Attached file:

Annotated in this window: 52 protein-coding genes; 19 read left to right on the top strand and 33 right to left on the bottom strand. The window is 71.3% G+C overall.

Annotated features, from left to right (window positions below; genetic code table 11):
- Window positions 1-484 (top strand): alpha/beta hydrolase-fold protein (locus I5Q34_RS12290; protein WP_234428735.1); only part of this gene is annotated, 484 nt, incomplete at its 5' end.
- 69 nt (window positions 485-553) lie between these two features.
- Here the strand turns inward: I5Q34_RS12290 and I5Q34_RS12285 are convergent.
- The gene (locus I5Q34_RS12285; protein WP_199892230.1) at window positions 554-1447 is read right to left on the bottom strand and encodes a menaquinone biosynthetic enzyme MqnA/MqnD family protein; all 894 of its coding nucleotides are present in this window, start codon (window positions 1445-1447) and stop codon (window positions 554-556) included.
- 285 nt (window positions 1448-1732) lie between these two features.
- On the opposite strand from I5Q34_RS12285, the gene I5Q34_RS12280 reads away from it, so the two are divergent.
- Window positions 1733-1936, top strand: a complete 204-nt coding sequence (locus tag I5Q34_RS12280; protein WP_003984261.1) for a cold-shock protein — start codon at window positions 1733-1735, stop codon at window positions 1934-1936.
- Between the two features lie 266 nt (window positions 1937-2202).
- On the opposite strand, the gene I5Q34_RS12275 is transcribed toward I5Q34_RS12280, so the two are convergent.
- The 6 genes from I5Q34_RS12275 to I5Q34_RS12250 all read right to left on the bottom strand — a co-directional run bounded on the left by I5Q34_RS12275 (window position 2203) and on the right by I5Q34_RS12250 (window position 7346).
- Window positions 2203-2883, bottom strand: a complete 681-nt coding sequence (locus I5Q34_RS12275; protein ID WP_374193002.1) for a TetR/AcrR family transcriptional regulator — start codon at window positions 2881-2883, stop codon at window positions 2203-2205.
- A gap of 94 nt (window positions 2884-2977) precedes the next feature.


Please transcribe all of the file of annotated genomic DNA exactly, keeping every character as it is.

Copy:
Annotated in this window: 52 protein-coding genes; 19 read left to right on the top strand and 33 right to left on the bottom strand. The window is 71.3% G+C overall.

Annotated features, from left to right (window positions below; genetic code table 11):
- Window positions 1-484 (top strand): alpha/beta hydrolase-fold protein (locus I5Q34_RS12290; protein WP_234428735.1); only part of this gene is annotated, 484 nt, incomplete at its 5' end.
- 69 nt (window positions 485-553) lie between these two features.
- Here the strand turns inward: I5Q34_RS12290 and I5Q34_RS12285 are convergent.
- The gene (locus I5Q34_RS12285; protein WP_199892230.1) at window positions 554-1447 is read right to left on the bottom strand and encodes a menaquinone biosynthetic enzyme MqnA/MqnD family protein; all 894 of its coding nucleotides are present in this window, start codon (window positions 1445-1447) and stop codon (window positions 554-556) included.
- 285 nt (window positions 1448-1732) lie between these two features.
- On the opposite strand from I5Q34_RS12285, the gene I5Q34_RS12280 reads away from it, so the two are divergent.
- Window positions 1733-1936, top strand: a complete 204-nt coding sequence (locus tag I5Q34_RS12280; protein WP_003984261.1) for a cold-shock protein — start codon at window positions 1733-1735, stop codon at window positions 1934-1936.
- Between the two features lie 266 nt (window positions 1937-2202).
- On the opposite strand, the gene I5Q34_RS12275 is transcribed toward I5Q34_RS12280, so the two are convergent.
- The 6 genes from I5Q34_RS12275 to I5Q34_RS12250 all read right to left on the bottom strand — a co-directional run bounded on the left by I5Q34_RS12275 (window position 2203) and on the right by I5Q34_RS12250 (window position 7346).
- Window positions 2203-2883, bottom strand: a complete 681-nt coding sequence (locus I5Q34_RS12275; protein ID WP_374193002.1) for a TetR/AcrR family transcriptional regulator — start codon at window positions 2881-2883, stop codon at window positions 2203-2205.
- A gap of 94 nt (window positions 2884-2977) precedes the next feature.